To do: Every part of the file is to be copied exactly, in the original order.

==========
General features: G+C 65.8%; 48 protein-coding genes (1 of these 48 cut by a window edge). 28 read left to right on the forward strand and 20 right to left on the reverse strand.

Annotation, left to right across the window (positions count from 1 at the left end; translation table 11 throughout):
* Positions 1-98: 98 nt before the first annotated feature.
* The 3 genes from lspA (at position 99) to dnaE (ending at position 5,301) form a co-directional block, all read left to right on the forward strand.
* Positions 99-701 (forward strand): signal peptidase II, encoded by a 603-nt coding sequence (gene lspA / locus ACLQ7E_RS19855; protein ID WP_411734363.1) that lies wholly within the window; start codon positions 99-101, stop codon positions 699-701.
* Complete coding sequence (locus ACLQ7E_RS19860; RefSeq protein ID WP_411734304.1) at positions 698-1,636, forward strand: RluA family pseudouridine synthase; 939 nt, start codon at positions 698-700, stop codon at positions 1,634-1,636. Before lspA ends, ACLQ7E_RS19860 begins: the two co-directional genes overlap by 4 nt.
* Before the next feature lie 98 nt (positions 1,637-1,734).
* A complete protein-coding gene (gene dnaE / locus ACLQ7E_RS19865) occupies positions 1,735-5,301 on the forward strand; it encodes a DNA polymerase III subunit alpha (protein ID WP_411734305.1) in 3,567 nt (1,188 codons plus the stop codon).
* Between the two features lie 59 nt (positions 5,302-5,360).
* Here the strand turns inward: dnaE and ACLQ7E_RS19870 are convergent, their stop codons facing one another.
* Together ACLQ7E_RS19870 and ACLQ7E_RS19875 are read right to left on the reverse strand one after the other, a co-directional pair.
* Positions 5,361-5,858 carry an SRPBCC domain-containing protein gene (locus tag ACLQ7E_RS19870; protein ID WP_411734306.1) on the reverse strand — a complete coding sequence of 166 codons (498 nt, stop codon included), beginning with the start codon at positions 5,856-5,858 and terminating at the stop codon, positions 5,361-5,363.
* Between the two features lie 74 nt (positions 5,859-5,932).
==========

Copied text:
General features: G+C 65.8%; 48 protein-coding genes (1 of these 48 cut by a window edge). 28 read left to right on the forward strand and 20 right to left on the reverse strand.

Annotation, left to right across the window (positions count from 1 at the left end; translation table 11 throughout):
* Positions 1-98: 98 nt before the first annotated feature.
* The 3 genes from lspA (at position 99) to dnaE (ending at position 5,301) form a co-directional block, all read left to right on the forward strand.
* Positions 99-701 (forward strand): signal peptidase II, encoded by a 603-nt coding sequence (gene lspA / locus ACLQ7E_RS19855; protein ID WP_411734363.1) that lies wholly within the window; start codon positions 99-101, stop codon positions 699-701.
* Complete coding sequence (locus ACLQ7E_RS19860; RefSeq protein ID WP_411734304.1) at positions 698-1,636, forward strand: RluA family pseudouridine synthase; 939 nt, start codon at positions 698-700, stop codon at positions 1,634-1,636. Before lspA ends, ACLQ7E_RS19860 begins: the two co-directional genes overlap by 4 nt.
* Before the next feature lie 98 nt (positions 1,637-1,734).
* A complete protein-coding gene (gene dnaE / locus ACLQ7E_RS19865) occupies positions 1,735-5,301 on the forward strand; it encodes a DNA polymerase III subunit alpha (protein ID WP_411734305.1) in 3,567 nt (1,188 codons plus the stop codon).
* Between the two features lie 59 nt (positions 5,302-5,360).
* Here the strand turns inward: dnaE and ACLQ7E_RS19870 are convergent, their stop codons facing one another.
* Together ACLQ7E_RS19870 and ACLQ7E_RS19875 are read right to left on the reverse strand one after the other, a co-directional pair.
* Positions 5,361-5,858 carry an SRPBCC domain-containing protein gene (locus tag ACLQ7E_RS19870; protein ID WP_411734306.1) on the reverse strand — a complete coding sequence of 166 codons (498 nt, stop codon included), beginning with the start codon at positions 5,856-5,858 and terminating at the stop codon, positions 5,361-5,363.
* Between the two features lie 74 nt (positions 5,859-5,932).